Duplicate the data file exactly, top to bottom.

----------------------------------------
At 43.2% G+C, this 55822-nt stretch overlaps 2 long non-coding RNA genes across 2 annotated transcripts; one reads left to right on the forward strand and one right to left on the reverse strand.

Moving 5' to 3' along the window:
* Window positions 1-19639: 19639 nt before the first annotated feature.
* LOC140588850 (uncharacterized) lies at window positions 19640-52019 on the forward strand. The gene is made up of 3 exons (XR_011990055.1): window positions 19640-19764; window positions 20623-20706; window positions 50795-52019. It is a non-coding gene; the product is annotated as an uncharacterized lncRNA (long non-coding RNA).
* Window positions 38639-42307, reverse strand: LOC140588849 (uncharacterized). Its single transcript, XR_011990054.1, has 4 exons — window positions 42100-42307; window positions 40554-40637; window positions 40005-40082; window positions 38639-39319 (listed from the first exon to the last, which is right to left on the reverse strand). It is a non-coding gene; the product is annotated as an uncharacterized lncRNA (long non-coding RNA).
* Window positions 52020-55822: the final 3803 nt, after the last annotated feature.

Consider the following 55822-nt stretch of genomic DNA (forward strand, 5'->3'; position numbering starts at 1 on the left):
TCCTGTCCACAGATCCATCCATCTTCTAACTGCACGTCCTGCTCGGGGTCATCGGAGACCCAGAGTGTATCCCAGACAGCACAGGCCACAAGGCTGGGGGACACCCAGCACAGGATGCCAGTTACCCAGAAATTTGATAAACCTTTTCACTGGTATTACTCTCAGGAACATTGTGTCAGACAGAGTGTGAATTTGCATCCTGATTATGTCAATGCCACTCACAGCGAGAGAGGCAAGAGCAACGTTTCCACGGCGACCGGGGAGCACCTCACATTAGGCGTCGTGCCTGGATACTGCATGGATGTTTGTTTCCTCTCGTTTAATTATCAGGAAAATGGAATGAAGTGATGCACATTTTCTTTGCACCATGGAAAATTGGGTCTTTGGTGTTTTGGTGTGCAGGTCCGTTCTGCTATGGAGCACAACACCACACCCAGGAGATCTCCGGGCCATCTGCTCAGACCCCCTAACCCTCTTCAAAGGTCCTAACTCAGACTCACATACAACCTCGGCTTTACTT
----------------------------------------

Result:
At 43.2% G+C, this 55822-nt stretch overlaps 2 long non-coding RNA genes across 2 annotated transcripts; one reads left to right on the forward strand and one right to left on the reverse strand.

Moving 5' to 3' along the window:
* Window positions 1-19639: 19639 nt before the first annotated feature.
* LOC140588850 (uncharacterized) lies at window positions 19640-52019 on the forward strand. The gene is made up of 3 exons (XR_011990055.1): window positions 19640-19764; window positions 20623-20706; window positions 50795-52019. It is a non-coding gene; the product is annotated as an uncharacterized lncRNA (long non-coding RNA).
* Window positions 38639-42307, reverse strand: LOC140588849 (uncharacterized). Its single transcript, XR_011990054.1, has 4 exons — window positions 42100-42307; window positions 40554-40637; window positions 40005-40082; window positions 38639-39319 (listed from the first exon to the last, which is right to left on the reverse strand). It is a non-coding gene; the product is annotated as an uncharacterized lncRNA (long non-coding RNA).
* Window positions 52020-55822: the final 3803 nt, after the last annotated feature.

Consider the following 55822-nt stretch of genomic DNA (forward strand, 5'->3'; position numbering starts at 1 on the left):
TCCTGTCCACAGATCCATCCATCTTCTAACTGCACGTCCTGCTCGGGGTCATCGGAGACCCAGAGTGTATCCCAGACAGCACAGGCCACAAGGCTGGGGGACACCCAGCACAGGATGCCAGTTACCCAGAAATTTGATAAACCTTTTCACTGGTATTACTCTCAGGAACATTGTGTCAGACAGAGTGTGAATTTGCATCCTGATTATGTCAATGCCACTCACAGCGAGAGAGGCAAGAGCAACGTTTCCACGGCGACCGGGGAGCACCTCACATTAGGCGTCGTGCCTGGATACTGCATGGATGTTTGTTTCCTCTCGTTTAATTATCAGGAAAATGGAATGAAGTGATGCACATTTTCTTTGCACCATGGAAAATTGGGTCTTTGGTGTTTTGGTGTGCAGGTCCGTTCTGCTATGGAGCACAACACCACACCCAGGAGATCTCCGGGCCATCTGCTCAGACCCCCTAACCCTCTTCAAAGGTCCTAACTCAGACTCACATACAACCTCGGCTTTACTT